Amelia

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English[edit]

Etymology[edit]

A variant of Amalia, derived from Germanic compound names beginning with *amal, "vigor, bravery". The name and its variants have been confused with the Latin name Aemilia, Emilia, Emily.

Pronunciation[edit]

Proper noun[edit]

Amelia

  1. A female given name
    • 1776 Adam Fitz-Adam, The World of Adam Fitz-Adam, Edinburgh, Apollo Press 1776: Numb. 187. Thursday, July 29, 1756:
      By their dresses, their names, and the airs of quality they give themselves, I am rendered ridiculous among all my acquaintance. My wife, who is a very plain good woman, and whose name is Amey, has been new-christened, and is called Amelia; and my little daughter, a child of a year old, is no longer Polly, but Maria.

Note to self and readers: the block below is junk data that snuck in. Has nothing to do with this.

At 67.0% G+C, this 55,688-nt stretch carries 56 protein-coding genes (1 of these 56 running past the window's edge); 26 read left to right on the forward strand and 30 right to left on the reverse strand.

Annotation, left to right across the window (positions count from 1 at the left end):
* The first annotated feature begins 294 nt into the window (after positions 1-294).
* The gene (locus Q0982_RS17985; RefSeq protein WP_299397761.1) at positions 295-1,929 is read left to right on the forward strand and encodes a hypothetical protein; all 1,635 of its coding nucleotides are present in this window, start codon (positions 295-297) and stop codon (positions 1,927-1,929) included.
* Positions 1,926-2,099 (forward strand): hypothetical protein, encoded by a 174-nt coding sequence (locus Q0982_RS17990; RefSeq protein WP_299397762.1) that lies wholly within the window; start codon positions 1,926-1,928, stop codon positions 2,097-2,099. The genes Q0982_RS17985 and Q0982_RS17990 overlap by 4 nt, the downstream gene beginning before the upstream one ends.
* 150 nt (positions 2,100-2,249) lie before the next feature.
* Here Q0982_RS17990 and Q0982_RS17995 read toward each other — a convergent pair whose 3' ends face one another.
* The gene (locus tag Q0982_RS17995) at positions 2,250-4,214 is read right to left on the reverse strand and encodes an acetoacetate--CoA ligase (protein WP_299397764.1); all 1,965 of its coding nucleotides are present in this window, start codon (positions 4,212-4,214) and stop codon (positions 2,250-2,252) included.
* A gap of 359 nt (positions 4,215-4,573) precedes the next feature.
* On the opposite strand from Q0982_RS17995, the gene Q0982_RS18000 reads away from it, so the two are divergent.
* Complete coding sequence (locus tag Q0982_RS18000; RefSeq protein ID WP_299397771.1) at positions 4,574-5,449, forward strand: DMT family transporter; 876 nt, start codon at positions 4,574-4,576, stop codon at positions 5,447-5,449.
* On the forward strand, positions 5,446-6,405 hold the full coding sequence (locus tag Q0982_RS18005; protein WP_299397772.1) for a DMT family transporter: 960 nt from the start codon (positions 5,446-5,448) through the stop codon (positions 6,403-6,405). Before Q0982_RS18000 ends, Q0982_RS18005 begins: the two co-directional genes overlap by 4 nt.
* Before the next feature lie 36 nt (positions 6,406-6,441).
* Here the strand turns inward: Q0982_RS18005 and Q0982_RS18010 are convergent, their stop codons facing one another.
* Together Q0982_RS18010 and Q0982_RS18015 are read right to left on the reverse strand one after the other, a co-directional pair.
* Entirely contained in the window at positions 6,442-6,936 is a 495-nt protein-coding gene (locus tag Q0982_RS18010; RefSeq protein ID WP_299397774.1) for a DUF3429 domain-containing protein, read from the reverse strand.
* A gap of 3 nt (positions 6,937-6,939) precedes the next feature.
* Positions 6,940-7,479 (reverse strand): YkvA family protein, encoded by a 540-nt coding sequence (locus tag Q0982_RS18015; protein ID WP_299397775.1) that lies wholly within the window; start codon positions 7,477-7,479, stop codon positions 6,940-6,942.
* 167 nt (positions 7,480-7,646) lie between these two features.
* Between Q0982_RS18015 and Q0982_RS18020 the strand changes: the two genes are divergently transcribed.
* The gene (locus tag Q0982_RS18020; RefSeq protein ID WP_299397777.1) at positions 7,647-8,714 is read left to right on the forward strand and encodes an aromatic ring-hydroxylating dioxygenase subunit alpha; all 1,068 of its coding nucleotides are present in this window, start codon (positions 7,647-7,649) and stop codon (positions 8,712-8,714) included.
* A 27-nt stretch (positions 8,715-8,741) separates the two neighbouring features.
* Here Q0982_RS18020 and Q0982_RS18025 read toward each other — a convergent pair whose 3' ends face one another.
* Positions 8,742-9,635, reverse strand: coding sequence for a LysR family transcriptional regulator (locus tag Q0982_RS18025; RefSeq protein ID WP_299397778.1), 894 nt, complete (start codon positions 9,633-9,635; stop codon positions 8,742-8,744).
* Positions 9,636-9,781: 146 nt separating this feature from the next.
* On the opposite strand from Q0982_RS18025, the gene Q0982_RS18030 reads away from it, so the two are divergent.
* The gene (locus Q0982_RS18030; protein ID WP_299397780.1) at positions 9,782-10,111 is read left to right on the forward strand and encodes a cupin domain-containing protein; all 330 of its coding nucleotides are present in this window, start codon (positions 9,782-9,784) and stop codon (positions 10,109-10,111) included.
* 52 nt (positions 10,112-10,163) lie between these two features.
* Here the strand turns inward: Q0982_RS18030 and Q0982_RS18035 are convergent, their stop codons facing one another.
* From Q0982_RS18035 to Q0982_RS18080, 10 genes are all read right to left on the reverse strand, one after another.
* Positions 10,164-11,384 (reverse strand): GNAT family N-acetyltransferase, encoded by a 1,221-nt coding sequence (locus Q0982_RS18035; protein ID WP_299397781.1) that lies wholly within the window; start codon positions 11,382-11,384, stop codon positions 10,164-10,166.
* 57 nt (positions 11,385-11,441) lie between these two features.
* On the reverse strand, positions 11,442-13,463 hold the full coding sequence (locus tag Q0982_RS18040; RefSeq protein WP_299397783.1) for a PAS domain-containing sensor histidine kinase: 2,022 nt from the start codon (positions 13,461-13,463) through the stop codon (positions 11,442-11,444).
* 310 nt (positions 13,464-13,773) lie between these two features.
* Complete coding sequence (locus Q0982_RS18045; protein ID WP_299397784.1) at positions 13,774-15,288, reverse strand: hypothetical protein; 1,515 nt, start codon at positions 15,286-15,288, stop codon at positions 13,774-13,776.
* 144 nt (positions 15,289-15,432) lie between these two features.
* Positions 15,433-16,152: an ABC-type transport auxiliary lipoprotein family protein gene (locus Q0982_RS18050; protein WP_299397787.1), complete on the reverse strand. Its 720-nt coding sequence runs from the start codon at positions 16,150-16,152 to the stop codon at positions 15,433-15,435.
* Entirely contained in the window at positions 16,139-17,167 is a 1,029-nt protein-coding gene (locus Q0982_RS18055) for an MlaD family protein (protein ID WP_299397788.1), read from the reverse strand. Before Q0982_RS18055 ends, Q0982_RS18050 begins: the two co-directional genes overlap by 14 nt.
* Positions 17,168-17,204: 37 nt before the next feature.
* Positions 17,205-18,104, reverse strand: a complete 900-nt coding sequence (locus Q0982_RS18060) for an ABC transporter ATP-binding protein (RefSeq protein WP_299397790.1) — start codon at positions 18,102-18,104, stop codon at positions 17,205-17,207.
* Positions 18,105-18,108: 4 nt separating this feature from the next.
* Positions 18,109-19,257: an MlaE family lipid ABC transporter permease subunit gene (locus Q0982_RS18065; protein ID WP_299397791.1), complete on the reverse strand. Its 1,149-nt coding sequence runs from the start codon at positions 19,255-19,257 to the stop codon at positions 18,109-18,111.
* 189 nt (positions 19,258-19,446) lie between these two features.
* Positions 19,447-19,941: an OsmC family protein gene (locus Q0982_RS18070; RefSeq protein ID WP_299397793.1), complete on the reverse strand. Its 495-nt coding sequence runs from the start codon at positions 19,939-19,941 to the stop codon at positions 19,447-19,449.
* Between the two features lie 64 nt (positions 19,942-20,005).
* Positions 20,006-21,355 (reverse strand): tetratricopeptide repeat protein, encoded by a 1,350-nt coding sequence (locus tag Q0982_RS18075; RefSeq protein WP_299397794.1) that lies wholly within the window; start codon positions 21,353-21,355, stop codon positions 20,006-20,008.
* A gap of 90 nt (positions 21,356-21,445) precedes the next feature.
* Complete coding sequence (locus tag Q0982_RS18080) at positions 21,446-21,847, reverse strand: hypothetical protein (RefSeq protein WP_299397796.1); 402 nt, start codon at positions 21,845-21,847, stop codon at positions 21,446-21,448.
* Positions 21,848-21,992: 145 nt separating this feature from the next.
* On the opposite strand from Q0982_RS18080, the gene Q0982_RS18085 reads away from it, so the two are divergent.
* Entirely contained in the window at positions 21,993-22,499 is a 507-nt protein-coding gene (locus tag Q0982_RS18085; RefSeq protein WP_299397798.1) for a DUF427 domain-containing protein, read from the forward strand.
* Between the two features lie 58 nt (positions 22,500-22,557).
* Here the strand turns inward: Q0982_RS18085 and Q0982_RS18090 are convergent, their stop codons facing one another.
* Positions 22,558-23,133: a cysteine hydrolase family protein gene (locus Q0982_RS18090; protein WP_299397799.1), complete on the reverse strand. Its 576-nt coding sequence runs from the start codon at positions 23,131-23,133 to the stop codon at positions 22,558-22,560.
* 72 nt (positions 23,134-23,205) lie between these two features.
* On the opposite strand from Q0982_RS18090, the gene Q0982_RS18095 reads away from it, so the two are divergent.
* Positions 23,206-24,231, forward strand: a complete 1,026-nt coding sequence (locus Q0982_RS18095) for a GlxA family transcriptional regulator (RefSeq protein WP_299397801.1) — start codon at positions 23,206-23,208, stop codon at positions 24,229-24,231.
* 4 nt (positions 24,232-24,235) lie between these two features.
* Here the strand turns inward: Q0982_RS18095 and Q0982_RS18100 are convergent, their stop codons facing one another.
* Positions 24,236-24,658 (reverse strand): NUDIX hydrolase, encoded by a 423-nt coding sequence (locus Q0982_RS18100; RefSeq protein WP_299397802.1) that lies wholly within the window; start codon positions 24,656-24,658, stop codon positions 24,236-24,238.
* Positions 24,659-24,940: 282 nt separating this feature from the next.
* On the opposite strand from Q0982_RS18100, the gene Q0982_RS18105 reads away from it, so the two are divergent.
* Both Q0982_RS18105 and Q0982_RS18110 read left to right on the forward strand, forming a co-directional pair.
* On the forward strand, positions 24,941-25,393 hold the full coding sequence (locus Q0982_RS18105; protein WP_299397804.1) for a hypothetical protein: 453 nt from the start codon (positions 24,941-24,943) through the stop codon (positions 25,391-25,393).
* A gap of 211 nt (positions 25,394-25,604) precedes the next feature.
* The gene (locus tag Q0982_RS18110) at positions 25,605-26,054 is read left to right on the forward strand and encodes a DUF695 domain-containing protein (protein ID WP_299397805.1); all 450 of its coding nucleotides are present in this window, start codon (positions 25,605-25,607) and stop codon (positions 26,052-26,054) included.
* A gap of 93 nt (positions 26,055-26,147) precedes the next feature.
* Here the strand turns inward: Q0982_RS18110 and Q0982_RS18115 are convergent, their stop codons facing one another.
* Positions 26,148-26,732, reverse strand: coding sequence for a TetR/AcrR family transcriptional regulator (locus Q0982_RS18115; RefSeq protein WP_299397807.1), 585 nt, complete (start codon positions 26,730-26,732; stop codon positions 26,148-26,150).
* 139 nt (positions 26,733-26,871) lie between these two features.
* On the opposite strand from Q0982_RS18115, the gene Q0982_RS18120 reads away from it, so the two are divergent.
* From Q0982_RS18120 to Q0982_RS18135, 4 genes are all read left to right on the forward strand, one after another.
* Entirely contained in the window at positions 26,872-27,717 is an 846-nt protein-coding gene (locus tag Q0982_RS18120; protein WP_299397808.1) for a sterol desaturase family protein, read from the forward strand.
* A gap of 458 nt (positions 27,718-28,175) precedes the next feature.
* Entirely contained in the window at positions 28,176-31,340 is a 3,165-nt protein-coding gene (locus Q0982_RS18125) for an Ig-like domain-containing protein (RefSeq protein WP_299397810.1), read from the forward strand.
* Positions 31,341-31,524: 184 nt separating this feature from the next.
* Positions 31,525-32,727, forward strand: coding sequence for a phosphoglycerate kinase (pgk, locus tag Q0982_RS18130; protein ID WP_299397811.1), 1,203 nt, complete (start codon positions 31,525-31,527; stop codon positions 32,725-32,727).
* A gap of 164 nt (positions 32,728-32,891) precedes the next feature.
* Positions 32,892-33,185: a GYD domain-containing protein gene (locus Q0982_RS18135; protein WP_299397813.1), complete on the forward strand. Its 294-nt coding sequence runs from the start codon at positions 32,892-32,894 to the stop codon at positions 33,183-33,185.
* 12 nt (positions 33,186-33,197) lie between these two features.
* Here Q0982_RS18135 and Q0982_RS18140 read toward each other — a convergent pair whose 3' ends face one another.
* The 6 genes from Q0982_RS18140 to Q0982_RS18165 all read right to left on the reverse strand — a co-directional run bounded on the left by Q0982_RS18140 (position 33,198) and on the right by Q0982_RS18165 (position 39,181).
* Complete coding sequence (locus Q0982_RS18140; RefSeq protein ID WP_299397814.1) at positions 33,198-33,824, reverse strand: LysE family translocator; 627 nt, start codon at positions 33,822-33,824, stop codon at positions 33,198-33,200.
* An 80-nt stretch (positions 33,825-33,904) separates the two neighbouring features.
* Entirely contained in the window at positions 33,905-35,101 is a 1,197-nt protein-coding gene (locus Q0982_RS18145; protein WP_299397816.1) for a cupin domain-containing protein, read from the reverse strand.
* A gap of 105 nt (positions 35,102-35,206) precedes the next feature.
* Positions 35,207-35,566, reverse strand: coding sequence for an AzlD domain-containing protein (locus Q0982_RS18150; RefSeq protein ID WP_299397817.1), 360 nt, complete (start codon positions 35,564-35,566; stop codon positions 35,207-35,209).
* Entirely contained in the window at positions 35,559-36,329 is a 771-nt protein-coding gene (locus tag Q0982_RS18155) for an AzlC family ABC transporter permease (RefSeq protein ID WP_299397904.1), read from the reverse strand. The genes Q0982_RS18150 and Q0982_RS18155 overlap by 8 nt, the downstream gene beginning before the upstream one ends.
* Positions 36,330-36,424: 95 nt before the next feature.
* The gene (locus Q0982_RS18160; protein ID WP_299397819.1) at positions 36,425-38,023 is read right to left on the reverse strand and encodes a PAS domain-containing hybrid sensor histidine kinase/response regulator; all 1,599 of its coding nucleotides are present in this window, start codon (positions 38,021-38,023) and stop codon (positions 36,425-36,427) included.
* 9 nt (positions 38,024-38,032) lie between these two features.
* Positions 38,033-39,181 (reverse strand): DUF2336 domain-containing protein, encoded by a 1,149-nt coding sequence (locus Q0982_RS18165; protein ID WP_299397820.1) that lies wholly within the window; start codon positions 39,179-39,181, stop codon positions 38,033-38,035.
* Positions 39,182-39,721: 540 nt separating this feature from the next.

• 1982 Carol Fenner, Saving Amelia Earhart,The Third Coast: Contemporary Michigan Fiction, ISBN 0814316956 page 66:
      We must have heard it first on the battery radio, the news about Amelia Earhart, lost over the ocean. - - - Air Heart, I saw it spelled, Amelia ... a name like a soft, bold bird.

See also[edit]

Translations[edit]


Spanish[edit]

Proper noun[edit]

Amelia f

  1. A female given name, cognate to English Amelia.